WWE great Triple H has announced a new partnership between NXT UK and seventh tier club Enfield Town.
Enfield have marked their 20th anniversary by signing a one-year contract with NXT UK - one of the most popular brands in World Wrestling Entertainment.
The franchise's UK Performance Centre is based in the north London town, and their logo will now be displayed on the shirts of the football team for the duration of the 2021-22 season.
What's been said?
Paul Levesque, who is better known by his wrestling name Triple H, expressed his delight after striking the deal ahead of this weekend's Summerslam and NXT: Takeover 36 events.
"It's a big week for the UK as the football season has returned," said the NXT founder. "Enfield in London has played a big part in the journey of NXT UK, since the opening of our UK Performance Centre.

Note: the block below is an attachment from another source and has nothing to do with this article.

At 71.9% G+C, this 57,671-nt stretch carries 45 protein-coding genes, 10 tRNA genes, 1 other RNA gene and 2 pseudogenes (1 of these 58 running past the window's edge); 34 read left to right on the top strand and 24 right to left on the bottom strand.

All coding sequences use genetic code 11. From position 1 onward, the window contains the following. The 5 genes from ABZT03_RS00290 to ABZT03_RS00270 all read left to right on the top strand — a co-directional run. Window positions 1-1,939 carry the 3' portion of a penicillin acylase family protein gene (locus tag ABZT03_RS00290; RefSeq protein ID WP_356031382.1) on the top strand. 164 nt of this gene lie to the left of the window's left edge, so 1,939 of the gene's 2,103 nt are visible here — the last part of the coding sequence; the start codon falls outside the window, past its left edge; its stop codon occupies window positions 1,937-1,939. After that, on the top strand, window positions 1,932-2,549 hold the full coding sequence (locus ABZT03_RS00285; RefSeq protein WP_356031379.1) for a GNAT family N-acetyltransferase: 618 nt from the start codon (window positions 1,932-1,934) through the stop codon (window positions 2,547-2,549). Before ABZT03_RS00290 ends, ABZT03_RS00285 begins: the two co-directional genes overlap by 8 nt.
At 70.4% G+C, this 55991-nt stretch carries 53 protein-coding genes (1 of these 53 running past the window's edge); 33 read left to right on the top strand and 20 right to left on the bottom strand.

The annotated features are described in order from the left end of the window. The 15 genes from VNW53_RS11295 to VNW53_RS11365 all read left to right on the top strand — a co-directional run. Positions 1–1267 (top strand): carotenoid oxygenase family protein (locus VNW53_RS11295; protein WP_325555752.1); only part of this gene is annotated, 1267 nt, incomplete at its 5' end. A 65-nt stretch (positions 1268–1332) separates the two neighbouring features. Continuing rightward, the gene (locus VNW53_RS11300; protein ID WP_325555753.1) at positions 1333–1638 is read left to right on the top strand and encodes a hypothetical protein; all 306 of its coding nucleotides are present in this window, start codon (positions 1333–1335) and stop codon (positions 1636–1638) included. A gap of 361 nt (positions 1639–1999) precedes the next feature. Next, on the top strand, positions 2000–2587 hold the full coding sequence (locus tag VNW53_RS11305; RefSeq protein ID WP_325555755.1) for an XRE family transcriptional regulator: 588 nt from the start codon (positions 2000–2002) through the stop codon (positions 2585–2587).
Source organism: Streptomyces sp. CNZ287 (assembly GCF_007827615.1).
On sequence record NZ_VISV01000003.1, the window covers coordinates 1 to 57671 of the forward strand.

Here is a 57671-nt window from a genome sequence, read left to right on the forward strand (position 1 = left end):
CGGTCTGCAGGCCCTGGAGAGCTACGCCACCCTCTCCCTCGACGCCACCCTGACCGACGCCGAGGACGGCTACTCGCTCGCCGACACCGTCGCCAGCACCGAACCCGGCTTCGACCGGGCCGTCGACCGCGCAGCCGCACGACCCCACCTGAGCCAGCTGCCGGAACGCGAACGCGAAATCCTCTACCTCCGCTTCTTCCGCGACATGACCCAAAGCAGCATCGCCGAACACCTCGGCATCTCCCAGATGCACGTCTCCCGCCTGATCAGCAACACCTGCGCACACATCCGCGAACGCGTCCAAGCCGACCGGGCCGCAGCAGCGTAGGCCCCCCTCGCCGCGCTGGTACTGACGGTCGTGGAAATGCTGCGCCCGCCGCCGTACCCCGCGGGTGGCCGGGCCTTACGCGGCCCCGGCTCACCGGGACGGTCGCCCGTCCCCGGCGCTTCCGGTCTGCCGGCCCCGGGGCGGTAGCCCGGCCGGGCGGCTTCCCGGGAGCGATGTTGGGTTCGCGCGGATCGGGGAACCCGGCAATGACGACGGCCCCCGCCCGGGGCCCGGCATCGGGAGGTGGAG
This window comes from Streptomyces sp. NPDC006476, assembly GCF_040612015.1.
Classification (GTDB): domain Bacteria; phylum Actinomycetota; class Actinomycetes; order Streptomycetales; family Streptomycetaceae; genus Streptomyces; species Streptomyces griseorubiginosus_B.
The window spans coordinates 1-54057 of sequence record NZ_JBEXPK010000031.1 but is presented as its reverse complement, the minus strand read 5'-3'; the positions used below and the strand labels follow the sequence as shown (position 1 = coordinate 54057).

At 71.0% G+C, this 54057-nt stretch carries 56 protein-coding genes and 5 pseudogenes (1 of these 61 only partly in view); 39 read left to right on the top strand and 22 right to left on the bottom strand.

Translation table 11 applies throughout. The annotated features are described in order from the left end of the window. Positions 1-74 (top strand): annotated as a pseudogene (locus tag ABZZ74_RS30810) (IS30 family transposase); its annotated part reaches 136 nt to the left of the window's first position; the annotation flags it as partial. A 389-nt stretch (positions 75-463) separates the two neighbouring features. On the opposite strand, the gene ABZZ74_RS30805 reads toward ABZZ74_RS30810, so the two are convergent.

"And that's why I'm proud to announce today, a first-of-its-kind partnership between NXT UK and Enfield Town Football Club, in celebration of their 20th anniversary.
"As the UK's first supporter-owned football club, they share our passion of putting fans at the centre of everything we do.
"For now there's only one question to ask - Enfield Town Football Club: are you ready?"
Enfield's alliance with WWE
The fan-owned club, which currently competes in The Isthmian League Premier Division, will model their new nxt UK-sponsored jerseys for the first time in a clash with Brightlingsea Regent on Saturday.
The women's reserves team will sport the same kit, and the company branding is set to be displayed inside Enfield’s Queen Elizabeth II Stadium, with chairman Paul Reed hopeful that the deal can bring even greater unity to the local community.
"For a fan-owned club committed to delivering a sense of community and entertainment to the local area, to have a partner with the magnitude and ethos of WWE is truly special," Reed has said.
"Our vision is one of inclusivity and equality for all and to be a social centre for Enfield, and we welcome NXT UK as part of the family in our 20th Anniversary year."
Willock: I get racist abuse on social media every day